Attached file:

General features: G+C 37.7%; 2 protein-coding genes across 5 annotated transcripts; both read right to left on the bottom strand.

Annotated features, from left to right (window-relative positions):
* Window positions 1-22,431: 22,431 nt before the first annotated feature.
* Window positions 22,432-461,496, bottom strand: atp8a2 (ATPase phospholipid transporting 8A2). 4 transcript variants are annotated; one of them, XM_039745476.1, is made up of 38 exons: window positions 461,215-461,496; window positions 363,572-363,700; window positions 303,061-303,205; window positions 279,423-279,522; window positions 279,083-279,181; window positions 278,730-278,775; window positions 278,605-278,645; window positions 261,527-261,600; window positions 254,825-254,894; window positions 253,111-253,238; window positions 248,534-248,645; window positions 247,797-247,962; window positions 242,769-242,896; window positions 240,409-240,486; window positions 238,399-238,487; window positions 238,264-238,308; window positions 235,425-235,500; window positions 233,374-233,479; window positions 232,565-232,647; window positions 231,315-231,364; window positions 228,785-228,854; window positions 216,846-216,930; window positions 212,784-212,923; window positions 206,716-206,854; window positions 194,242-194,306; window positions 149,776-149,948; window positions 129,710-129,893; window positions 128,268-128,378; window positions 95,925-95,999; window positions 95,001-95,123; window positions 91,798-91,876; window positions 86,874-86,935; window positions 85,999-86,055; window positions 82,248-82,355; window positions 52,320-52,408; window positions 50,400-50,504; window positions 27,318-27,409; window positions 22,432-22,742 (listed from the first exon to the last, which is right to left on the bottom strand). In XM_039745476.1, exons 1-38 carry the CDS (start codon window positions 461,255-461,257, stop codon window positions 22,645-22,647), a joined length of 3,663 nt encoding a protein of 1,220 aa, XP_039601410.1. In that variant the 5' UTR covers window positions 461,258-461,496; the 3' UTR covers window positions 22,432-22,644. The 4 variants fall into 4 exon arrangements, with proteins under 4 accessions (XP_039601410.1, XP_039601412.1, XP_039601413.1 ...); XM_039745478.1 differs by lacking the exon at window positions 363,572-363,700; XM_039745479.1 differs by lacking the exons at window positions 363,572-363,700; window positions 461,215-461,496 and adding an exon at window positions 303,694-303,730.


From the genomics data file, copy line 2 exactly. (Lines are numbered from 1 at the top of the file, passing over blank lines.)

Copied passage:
Annotated features, from left to right (window-relative positions):